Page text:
Central Features Contemporary Art, Albuquerque
October 14 – November 18, 2017
Central Features is blank in all the right ways. Treading across the unassuming polished concrete floors to the center of the gallery—which is partitioned into one large immaculately white room and several smaller ones—viewers are immediately treated to contrast. The second floor suite’s casement windows look out on Central Avenue, and now, as it is just getting on to afternoon, gorgeous high desert light spills in, illuminating the nine large drawings that comprise the whole of Santa Fe multi-disciplinary artist Nina Elder’s most recent exhibition, New Works. The charcoal pieces, in every shade of gray and black, have their own gravity in the bright gallery space. The viewer is pulled in and, moving from the long view into better proximity, sees impressive details that come into sharp focus. There’s great nuance in Elder’s hand.
New Works are ugly landscapes—not ugly in their technique or execution but in their content. That’s why they are all the more important: they are true. These nine large drawings—each several feet in dimension—fly in the face of the historic canon of Western landscapes. There is nothing idyllic held in their white frames, no romantic rolling fields or soft, white clouds. Instead, these are the scenes of an oft-ignored reality, finally bubbling over—true landscapes of the American West as those who live here now know it: a cartography of productivity, need, and, inevitably, waste. Waste is perhaps only implied; it depends on the perspective you bring with you to the gallery. Elder is marvelously restrained in passing judgment as she contextualizes the work in her artist statement—she understands that we are all accomplices to these scenes of brutalization. As research for this series, Elder, who has traveled and completed residencies throughout the west, visited Oregon, Alaska, and the Yukon, bearing witness to the camouflaged demands the modern world makes on the land. Gravel pits, lumber yards, mines, clear-cut forests, these are the subjects Elder has long been fascinated with, exploring their terrains for more than a decade in various work cycles. In the drawings of New Works, Elder primarily uses charcoal to evoke the dismal scenes of industry, though, throughout her travels, she collected waste from the sites—ash from paper mills and pulverized mining ore—which blend with the charcoal on the heavy paper, lending depth to each illustration. There is no pure white negative space. In these scenes, everything is cast in dreary gray.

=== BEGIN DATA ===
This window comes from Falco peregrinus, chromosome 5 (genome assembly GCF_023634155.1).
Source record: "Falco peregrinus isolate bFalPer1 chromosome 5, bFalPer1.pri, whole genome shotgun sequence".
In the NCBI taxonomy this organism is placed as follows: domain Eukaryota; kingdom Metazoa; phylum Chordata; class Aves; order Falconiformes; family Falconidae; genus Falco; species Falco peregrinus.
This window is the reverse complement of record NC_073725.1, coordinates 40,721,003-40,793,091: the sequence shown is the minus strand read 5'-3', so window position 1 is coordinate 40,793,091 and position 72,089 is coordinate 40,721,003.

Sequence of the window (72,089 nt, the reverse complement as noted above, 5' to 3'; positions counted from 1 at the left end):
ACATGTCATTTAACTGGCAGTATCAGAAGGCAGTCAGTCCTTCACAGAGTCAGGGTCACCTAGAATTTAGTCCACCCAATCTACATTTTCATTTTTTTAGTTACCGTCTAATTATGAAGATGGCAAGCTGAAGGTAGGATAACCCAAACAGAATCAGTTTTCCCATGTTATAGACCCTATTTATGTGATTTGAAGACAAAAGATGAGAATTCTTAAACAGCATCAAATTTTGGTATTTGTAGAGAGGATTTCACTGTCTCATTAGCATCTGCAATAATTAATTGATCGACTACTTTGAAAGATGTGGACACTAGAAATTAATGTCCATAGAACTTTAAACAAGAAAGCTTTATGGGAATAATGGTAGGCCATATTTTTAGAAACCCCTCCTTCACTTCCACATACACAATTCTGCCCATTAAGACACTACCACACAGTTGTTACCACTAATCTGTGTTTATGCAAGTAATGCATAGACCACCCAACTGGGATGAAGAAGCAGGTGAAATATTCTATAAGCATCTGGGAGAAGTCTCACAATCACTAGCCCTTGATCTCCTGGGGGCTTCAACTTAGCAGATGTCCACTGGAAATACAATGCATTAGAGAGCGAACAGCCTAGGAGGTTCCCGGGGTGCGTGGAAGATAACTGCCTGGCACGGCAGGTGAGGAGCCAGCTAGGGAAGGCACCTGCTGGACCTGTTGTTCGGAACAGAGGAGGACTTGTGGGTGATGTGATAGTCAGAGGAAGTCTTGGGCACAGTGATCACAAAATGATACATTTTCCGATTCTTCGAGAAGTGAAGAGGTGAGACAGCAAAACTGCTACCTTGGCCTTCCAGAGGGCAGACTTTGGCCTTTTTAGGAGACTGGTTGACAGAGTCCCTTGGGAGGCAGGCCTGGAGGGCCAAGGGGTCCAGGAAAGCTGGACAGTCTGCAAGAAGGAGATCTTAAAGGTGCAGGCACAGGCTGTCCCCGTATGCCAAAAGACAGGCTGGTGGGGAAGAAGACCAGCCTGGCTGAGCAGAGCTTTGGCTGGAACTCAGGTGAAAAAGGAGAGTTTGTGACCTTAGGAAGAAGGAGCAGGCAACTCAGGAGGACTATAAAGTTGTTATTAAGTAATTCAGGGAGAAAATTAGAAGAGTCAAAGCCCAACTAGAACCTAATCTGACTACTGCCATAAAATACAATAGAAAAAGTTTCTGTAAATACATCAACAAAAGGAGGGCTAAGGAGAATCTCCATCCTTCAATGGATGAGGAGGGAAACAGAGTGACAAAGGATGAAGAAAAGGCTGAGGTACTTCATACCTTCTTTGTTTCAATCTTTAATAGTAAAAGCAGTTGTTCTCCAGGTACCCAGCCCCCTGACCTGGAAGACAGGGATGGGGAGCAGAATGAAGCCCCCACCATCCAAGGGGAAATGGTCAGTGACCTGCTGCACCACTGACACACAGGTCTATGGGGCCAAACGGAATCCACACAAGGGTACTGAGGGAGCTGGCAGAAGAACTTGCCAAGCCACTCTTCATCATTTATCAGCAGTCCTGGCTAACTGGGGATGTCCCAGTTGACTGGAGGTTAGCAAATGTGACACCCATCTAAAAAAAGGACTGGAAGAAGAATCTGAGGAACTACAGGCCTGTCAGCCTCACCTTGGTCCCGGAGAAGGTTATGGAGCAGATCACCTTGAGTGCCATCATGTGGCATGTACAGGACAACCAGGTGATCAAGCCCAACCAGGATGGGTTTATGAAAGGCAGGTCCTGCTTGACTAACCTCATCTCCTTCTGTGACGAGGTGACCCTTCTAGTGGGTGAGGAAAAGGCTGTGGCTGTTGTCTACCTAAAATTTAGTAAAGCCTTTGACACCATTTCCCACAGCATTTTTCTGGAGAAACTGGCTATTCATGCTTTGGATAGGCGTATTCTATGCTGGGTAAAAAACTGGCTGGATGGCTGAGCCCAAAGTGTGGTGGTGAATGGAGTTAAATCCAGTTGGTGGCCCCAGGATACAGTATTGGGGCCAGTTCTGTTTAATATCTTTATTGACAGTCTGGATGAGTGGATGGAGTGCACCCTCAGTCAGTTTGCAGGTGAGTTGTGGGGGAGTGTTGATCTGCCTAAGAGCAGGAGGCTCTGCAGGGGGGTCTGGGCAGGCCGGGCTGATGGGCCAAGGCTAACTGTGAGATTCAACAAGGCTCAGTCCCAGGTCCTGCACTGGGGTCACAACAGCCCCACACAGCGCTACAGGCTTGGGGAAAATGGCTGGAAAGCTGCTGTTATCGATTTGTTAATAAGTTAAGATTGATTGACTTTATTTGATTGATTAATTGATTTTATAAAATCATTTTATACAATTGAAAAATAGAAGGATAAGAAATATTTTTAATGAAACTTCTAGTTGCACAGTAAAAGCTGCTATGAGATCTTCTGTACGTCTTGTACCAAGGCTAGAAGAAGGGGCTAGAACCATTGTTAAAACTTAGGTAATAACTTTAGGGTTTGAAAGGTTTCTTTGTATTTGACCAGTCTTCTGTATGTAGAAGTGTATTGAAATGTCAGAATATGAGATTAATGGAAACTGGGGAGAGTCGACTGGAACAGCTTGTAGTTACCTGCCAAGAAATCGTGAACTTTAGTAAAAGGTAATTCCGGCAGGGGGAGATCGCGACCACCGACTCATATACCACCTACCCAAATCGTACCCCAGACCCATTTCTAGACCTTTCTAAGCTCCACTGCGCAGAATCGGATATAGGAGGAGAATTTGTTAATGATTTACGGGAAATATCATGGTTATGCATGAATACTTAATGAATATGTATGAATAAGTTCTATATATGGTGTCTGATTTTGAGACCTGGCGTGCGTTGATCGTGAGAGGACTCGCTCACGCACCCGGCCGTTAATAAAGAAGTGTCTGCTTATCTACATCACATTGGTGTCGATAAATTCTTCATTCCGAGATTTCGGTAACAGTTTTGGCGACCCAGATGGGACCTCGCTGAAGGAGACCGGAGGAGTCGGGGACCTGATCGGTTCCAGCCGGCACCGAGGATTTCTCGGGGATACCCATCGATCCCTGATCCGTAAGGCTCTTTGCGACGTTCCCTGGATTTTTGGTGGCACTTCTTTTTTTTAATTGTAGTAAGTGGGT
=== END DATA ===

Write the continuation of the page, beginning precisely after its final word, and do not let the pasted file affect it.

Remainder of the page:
The three pieces that greet the viewer of New Works are zoomed-out landscapes that, in their circuitous clear-cut pathways and planed, vacant mesas totally empty of people, suggest the topography of ancient civilizations. But, bending closer to take in the hand-breaking detail, we see these mazes cut into the canyons are the scars of industry. Here, the manmade and the natural almost imperceptibly merge into patterns that could take hours to explore with the eye. From here, Elder zooms in with four studies of lumberyards. Felled trees—their rings, their years, exposed—confront viewers with each tree’s long history on this Earth. Forest shadows loom in the background; they are either ghosts of the past or looking on at their own grim future. Impressive in their technical detail but less striking in their content are two studies of pattern, one of the endless pebbling hills of a gravel pit and then those downed trees again, forever stacked skyward. “Responding to the impacts of American life, these drawings are documents and memorials,” Elder writes in her artist statement. A “bearing witness.” In these pieces we see both directions of the timeline: we see the natural world as it exists, and we see how we have altered it. In the latter, we also glimpse the future, which, elucidated by the literal charcoal and ash darkness of these drawings, is appropriately apocalyptic. In our day-to-day lives, it is easy—encouraged, even—to keep an emotional distance from these landscapes and what they mean. Viewers of New Works are not allowed to do so. Enclosed in the gallery, we must acknowledge these landscapes and ourselves as party to their creation. Truth doesn’t always equate to beauty, but there is certainly beauty in searching Elder’s work—and by proxy, our own moral frameworks—for their substance and effect.